In my previous post I had remarked on the inclusion of two members of the Greg family on the war memorial plaque in St Bartholemew Church, Wilmslow.
A further search revealed a marble plaque to the members of the family killed in the war in a seperate chapel.
Quarry Bank Mill is one of the premier National Trust sites in the country. I have taken several school parties there to investigate working conditions in cotton factories in the Industrial Revolution. The story of the family at that time has been told in the Channel 4 series The Mill. (http://www.channel4.com/programmes/the-mill) However a recent project has brought to light letters written by Captain Arthur Greg and allowed researchers to bring his story to a wider audience.
Arthur and Robert were the sons of Ernest William Greg and it was their other brother Alexander Carlton Greg who donated Quarry Bank Mill to the National Trust.
He wrote: “Eighteen days in a fire trench with heavy engagements only a few hundred yards to our right, and more critical fighting a mile or so on our left, was not calculated to act as nerve tonic.”
Arthur began his military career at the age of 20 in 1914, when he was commissioned as Second Lieutenant of the 3rd (Special Reserve) Battalion Cheshire Regiment, serving as a bombing officer. In May 1915 he was attached to the First Battalion of the Cheshire Regiment, 15th Brigade, 5th Division, and was stationed in Ypres, Belgium.
Arthur led several reconnaissance missions, searching for enemy spies, often under heavy shell fire.
During a German attack on the trenches, Arthur was severely wounded after a shell dropped nearby.
He wrote: “I went down like a log and was next aware of a loose, horrid and disconnected feeling about the lower part of my face… At one time I thought I should not live as I was bleeding so furiously. I thought it a pity that one more so young should have to go.”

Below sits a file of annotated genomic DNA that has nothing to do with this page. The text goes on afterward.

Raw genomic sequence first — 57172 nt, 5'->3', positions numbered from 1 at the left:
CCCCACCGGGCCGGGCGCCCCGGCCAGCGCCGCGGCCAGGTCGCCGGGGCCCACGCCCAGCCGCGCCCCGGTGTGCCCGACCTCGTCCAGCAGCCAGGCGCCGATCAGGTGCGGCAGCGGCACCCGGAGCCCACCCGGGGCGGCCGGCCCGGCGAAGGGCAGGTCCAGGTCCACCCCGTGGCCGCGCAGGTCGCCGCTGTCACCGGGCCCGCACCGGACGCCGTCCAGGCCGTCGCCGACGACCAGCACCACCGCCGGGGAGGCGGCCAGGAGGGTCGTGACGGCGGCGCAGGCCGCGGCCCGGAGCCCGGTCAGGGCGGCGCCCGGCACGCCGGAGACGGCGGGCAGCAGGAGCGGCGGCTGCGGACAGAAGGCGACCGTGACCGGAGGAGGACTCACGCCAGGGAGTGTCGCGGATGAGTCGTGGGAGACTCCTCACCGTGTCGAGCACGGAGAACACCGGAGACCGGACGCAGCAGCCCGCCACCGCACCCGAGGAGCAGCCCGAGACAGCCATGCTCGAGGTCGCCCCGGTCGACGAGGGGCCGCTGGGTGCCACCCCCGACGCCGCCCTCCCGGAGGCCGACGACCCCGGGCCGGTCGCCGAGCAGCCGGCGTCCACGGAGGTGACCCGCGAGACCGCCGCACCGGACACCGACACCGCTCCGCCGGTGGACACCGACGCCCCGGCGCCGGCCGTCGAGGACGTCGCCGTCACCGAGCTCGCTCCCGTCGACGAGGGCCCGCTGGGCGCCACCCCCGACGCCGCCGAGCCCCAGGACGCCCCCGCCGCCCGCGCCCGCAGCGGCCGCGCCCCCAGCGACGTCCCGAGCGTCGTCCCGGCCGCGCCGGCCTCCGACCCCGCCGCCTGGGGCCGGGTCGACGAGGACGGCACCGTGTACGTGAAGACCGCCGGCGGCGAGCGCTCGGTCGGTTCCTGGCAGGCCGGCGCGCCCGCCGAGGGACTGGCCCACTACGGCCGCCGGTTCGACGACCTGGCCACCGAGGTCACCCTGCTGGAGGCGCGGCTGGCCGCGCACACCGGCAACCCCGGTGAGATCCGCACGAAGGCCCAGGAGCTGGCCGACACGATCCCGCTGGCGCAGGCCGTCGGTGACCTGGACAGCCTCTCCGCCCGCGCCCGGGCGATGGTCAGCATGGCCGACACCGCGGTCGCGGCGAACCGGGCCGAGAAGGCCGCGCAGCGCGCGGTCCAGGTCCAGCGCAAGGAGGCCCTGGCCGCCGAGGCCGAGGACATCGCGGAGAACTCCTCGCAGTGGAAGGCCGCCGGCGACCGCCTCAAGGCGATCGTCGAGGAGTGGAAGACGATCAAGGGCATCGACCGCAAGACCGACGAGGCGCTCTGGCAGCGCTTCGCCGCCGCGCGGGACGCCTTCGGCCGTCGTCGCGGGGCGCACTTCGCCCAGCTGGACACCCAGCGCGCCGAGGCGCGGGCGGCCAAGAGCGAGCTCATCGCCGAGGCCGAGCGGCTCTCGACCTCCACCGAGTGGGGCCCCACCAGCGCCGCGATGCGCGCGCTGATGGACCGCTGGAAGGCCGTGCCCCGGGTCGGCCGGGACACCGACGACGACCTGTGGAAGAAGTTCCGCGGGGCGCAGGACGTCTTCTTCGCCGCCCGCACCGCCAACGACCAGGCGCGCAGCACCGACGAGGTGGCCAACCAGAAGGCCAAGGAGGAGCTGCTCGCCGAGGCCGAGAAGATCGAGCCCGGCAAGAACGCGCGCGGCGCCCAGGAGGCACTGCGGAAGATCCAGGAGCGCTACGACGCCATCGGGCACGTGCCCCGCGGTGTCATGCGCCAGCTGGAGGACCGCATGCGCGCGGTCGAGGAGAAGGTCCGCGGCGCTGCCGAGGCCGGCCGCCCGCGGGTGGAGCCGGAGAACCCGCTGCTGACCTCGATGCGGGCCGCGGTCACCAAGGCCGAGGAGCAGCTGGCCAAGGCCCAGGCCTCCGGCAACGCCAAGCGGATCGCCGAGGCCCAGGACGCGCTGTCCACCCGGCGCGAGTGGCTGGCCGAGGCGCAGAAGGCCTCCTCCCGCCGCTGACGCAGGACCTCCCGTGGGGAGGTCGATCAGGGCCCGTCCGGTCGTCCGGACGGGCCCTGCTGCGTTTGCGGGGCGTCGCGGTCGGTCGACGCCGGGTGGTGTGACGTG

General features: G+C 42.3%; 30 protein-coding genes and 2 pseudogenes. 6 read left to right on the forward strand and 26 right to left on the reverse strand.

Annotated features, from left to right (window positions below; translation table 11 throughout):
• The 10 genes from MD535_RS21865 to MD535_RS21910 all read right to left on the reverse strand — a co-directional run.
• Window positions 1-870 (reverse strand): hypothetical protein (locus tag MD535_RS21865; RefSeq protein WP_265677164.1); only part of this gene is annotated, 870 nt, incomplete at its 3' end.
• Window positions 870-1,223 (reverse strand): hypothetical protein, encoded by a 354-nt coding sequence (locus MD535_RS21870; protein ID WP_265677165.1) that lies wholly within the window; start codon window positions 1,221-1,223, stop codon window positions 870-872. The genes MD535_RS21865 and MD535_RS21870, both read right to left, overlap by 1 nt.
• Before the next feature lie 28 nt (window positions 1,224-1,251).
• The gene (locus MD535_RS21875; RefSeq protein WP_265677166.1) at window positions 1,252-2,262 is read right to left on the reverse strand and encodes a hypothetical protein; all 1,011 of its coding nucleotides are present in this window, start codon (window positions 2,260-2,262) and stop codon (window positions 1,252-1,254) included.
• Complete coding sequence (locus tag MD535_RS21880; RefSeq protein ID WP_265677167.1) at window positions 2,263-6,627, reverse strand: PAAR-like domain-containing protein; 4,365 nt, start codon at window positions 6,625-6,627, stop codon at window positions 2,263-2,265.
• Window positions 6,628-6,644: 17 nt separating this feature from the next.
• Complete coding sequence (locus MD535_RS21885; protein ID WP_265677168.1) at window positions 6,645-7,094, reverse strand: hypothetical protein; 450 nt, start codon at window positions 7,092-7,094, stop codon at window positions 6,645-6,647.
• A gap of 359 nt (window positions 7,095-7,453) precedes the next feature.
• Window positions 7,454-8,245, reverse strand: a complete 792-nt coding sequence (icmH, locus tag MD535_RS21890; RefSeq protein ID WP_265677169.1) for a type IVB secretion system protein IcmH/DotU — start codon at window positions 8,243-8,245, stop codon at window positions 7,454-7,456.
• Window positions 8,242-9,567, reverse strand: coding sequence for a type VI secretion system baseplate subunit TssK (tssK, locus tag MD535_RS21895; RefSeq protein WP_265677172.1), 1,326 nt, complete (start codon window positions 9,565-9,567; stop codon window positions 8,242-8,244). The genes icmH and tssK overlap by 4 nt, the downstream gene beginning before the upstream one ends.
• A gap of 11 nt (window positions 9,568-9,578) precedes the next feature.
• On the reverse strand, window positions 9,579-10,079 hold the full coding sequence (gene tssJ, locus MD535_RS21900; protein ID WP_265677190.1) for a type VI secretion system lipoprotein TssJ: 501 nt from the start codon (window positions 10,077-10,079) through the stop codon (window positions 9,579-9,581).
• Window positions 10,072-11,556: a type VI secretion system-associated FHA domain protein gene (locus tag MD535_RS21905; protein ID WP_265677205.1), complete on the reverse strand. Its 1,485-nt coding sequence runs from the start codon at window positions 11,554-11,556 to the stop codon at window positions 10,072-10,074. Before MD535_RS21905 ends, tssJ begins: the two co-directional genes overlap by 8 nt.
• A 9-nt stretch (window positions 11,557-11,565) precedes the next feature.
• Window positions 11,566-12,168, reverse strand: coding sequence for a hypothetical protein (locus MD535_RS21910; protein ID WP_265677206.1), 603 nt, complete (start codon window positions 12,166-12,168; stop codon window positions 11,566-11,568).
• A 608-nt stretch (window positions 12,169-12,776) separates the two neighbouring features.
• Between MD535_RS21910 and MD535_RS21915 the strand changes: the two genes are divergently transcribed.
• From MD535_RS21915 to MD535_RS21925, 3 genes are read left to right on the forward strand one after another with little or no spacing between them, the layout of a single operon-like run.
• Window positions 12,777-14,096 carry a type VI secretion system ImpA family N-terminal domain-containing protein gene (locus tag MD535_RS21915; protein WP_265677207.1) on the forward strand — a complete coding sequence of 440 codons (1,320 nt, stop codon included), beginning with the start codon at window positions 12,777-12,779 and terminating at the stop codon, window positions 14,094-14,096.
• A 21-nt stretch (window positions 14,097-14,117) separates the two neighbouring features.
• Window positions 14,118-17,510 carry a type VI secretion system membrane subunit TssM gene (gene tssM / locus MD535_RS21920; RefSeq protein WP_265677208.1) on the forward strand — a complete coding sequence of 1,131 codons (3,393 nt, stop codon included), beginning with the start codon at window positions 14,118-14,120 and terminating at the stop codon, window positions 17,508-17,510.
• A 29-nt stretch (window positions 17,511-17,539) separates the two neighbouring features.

In November of 1915 Arthur became a captain and in 1917 he was graded as a flying officer and posted to the British Expeditionary Force, 55 Squadron, Royal Flying Corps.
On April 23, 1917, flying the DH4 bomber A7408, Arthur performed his final sacrifice.
He was involved in an air battle with German pilots – including, it is believed, Herman Goering – and was shot at 18,000ft. Although he managed to land the plane, he later died of his wounds.
His death was reported in the Cheshire Observer on 5th May 1917
Captain A.T. Greg
This story again leads me to reflect on the sense of duty that led the sons of even the most wealthy and prominent families to do what was seen as their duty. Prime Minister Herbert Asquith had a son killed. Wealth and position was no insurance against the ultimate sacrifice. Why was it this generation of all those who had enjoyed the wealth and privilige of being the proprietors of Quarry Bank Mill who had to lay down their lives alongside the men of their parish?
John Broom is the author of Fight the Good Fight: Voices of Faith from the First World War, an examination of the different ways in which the Christian faith was experienced during the war. It features a foreword by respected MP Dan Jarvis, Labour’s spokesman on war commemoration and an ex-army officer.
John has also produced a similar book on the Second World War, Fight the Good Fight: Voices of Faith from the Second World War